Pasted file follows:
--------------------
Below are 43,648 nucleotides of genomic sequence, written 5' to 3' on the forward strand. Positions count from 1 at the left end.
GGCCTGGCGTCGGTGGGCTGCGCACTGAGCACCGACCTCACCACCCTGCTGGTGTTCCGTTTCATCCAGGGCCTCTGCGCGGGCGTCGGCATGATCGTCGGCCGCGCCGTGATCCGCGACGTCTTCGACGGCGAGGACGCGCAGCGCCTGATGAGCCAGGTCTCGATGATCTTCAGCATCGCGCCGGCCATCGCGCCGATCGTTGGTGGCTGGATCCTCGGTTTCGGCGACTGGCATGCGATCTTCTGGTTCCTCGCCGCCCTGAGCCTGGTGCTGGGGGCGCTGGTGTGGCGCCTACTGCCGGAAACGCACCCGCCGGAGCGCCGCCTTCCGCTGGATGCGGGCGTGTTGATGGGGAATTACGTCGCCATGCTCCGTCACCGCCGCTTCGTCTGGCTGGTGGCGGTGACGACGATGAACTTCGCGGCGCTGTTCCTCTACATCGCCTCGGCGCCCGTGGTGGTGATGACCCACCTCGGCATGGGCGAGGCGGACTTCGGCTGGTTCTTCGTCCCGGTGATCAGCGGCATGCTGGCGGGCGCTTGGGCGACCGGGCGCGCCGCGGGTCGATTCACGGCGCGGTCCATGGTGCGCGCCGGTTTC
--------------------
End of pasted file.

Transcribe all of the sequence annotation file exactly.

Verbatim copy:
Below are 43,648 nucleotides of genomic sequence, written 5' to 3' on the forward strand. Positions count from 1 at the left end.
GGCCTGGCGTCGGTGGGCTGCGCACTGAGCACCGACCTCACCACCCTGCTGGTGTTCCGTTTCATCCAGGGCCTCTGCGCGGGCGTCGGCATGATCGTCGGCCGCGCCGTGATCCGCGACGTCTTCGACGGCGAGGACGCGCAGCGCCTGATGAGCCAGGTCTCGATGATCTTCAGCATCGCGCCGGCCATCGCGCCGATCGTTGGTGGCTGGATCCTCGGTTTCGGCGACTGGCATGCGATCTTCTGGTTCCTCGCCGCCCTGAGCCTGGTGCTGGGGGCGCTGGTGTGGCGCCTACTGCCGGAAACGCACCCGCCGGAGCGCCGCCTTCCGCTGGATGCGGGCGTGTTGATGGGGAATTACGTCGCCATGCTCCGTCACCGCCGCTTCGTCTGGCTGGTGGCGGTGACGACGATGAACTTCGCGGCGCTGTTCCTCTACATCGCCTCGGCGCCCGTGGTGGTGATGACCCACCTCGGCATGGGCGAGGCGGACTTCGGCTGGTTCTTCGTCCCGGTGATCAGCGGCATGCTGGCGGGCGCTTGGGCGACCGGGCGCGCCGCGGGTCGATTCACGGCGCGGTCCATGGTGCGCGCCGGTTTC